Jan 2018: Scientists discover new type of viruses never seen before, "Autolykiviridae," in oceans

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According to the researchers, the most abundant viruses on the entire planet are double-stranded DNA (dsDNA) viruses, of which the ‘tailed’ variety (Caudovirales) are the most well-known to science.
Their mysterious tail-less counterparts are far less understood, chiefly because their biological characteristics aren’t easily picked up by common tests.
But that doesn’t mean they can’t be found. In their new study, the researchers were able to incubate tail-less viruses extracted from the waves lapping Massachusetts’ shores, and sequenced their DNA.
The team calls their discovery Autolykiviridae, after Autolykos (“the wolf itself”): a character from Greek mythology, who as a trickster and thief proved similarly tricky to catch.
But Autolykiviridae has been caught, and now that we know about it, the discovery is helping scientists to fill in a large missing link in virus evolution.
The tail-less viruses look to be representatives of an ancient viral lineage defined by specific types of capsids, the protein shell that encases viral DNA — which we knew commonly infects animals and single-celled organisms, but not bacteria.
Here we characterize a group of marine dsDNA non-tailed viruses with short 10-kb genomes isolated during a study that quantified the diversity of viruses infecting Vibrionaceae bacteria.
These viruses, which we propose to name the Autolykiviridae, represent a novel family within the ancient lineage of double jelly roll (DJR) capsid viruses. Ecologically, members of the Autolykiviridae have a broad host range, killing on average 34 hosts in four Vibrio species, in contrast to tailed viruses which kill on average only two hosts in one species.
January 24, 2018
A type of virus that dominates water samples taken from the world’s oceans has long escaped analysis because it has characteristics that standard tests can’t detect. However, researchers at MIT and the Albert Einstein College of Medicine have now managed to isolate and study representatives of these elusive viruses, which provide a key missing link in virus evolution and play an important role in regulating bacterial populations, as a new study reports.
Viruses are the main predators of bacteria, and the findings suggest that the current The results are being reported this week in the journal Nature.
The newly identified viruses lack the “tail” found on most catalogued and sequenced bacterial viruses, and have several other unusual properties that have led to their being missed by previous studies.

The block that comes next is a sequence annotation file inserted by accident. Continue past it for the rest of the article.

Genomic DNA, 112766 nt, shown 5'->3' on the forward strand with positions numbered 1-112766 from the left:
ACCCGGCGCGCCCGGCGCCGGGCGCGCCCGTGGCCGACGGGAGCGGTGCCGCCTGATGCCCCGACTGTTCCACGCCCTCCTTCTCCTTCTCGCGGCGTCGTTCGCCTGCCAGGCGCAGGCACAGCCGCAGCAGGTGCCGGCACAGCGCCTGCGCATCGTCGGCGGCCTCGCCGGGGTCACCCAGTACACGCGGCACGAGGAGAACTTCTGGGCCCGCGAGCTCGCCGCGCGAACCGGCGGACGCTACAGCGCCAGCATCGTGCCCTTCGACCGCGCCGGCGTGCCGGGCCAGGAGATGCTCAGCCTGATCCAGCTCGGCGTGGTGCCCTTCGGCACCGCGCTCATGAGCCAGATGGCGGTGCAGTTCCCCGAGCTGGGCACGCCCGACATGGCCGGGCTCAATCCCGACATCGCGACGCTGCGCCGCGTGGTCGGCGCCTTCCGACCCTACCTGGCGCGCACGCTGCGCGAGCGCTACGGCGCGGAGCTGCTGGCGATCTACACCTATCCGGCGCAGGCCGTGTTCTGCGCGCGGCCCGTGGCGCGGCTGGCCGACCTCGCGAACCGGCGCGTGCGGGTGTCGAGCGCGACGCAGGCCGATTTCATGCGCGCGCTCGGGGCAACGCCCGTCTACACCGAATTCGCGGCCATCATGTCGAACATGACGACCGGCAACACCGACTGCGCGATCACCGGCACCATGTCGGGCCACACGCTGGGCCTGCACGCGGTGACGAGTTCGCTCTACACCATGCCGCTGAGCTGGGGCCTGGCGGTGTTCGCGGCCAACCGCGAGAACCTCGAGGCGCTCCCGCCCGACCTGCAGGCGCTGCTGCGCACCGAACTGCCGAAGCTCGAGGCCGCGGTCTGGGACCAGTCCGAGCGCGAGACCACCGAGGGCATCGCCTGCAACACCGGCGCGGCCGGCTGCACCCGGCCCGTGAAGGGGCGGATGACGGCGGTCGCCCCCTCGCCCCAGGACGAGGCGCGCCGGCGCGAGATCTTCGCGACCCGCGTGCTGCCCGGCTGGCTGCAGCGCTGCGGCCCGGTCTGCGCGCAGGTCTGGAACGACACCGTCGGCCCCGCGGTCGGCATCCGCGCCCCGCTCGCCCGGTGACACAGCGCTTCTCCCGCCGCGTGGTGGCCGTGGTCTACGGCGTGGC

To honor that fact, the researchers named this new group the Autolykiviridae — after a character from Greek mythology who was storied for being difficult to catch. And, unlike typical viruses that prey on just one or two types of bacteria, these tailless varieties can infect dozens of different types, often of different species, underscoring their ecological relevance.
“One aspect of our study that helped us detect them was the longer time we waited when we first tried to grow them from seawater samples,” she explained. “Since many of them grew more slowly than the tailed viruses, this let us catch them where other studies might have missed them.”
The researchers found that Autolykiviridae were also much less choosy about their prey than their bacteria-hunting cousins. While most viruses seek out only one or two species of bacteria, the new group preyed on dozens of different bacteria types and infected many different species, the study authors reported.
And this ocean virus group is very likely thriving elsewhere, too — in fact, a closely related group may even reside within our own digestive systems, study co-author Libusha Kelly, an assistant professor of systems and computational biology, and of microbiology and immunology at the Albert Einstein College of Medicine, said in a statement.
“We’ve found related viral sequences in the gut microbiome,” Kelly said. “But we don’t yet know how they influence microbial communities in the gut or how important they are for health.”
The findings were published online yesterday (Jan. 24) in the journal Nature.
h/t Digital mix guy

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2 thoughts on “Jan 2018: Scientists discover new type of viruses never seen before, "Autolykiviridae," in oceans

  1. Oh great a whole new family of viruses; each and every one a candidate for a Bio-Weapon.
    Get to work boys this Ebola thing may not work out as well as it appears.

  2. wow! the ‘we don’t know” syndrome rears its head. hey scientists,try a little common sense. look around at what is being done to the planet by humans. theres your answer. sheesh.

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